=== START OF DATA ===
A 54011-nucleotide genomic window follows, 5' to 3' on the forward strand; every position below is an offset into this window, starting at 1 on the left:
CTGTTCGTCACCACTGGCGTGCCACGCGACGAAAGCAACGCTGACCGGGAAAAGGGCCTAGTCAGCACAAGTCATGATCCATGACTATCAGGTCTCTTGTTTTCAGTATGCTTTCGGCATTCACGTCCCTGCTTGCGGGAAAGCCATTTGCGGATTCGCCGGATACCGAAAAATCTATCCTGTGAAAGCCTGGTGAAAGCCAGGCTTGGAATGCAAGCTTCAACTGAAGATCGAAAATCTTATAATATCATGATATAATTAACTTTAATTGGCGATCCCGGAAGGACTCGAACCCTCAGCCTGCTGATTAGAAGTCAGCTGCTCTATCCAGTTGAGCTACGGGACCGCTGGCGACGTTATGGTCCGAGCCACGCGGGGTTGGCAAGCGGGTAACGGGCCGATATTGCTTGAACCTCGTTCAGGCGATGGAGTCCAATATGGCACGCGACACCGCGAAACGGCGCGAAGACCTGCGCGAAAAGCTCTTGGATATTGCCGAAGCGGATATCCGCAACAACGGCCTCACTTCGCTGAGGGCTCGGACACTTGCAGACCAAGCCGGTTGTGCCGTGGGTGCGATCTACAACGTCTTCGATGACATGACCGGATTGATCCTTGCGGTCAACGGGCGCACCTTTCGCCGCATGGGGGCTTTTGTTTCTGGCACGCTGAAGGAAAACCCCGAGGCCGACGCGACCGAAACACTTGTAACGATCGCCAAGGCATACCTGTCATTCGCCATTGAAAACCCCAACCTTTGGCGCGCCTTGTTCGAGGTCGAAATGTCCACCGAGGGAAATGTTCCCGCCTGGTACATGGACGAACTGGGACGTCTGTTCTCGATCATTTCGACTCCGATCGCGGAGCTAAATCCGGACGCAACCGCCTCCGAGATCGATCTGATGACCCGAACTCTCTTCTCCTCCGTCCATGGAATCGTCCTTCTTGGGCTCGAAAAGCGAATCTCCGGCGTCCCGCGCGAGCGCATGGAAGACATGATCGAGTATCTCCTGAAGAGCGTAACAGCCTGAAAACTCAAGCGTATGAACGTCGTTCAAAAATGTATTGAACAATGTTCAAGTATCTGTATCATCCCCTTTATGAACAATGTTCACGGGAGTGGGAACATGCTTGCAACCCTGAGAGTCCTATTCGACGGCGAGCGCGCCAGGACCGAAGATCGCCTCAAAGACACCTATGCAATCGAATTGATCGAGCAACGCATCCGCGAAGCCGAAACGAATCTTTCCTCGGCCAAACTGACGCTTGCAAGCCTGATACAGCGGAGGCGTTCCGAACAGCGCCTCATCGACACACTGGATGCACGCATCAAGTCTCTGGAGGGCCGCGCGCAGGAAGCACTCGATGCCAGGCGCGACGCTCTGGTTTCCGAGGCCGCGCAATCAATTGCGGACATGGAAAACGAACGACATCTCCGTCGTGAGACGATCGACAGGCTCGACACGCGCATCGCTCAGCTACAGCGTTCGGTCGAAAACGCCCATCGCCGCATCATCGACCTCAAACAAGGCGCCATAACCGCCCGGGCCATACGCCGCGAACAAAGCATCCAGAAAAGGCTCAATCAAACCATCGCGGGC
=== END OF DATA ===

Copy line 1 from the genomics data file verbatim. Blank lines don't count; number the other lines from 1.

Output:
A 54011-nucleotide genomic window follows, 5' to 3' on the forward strand; every position below is an offset into this window, starting at 1 on the left: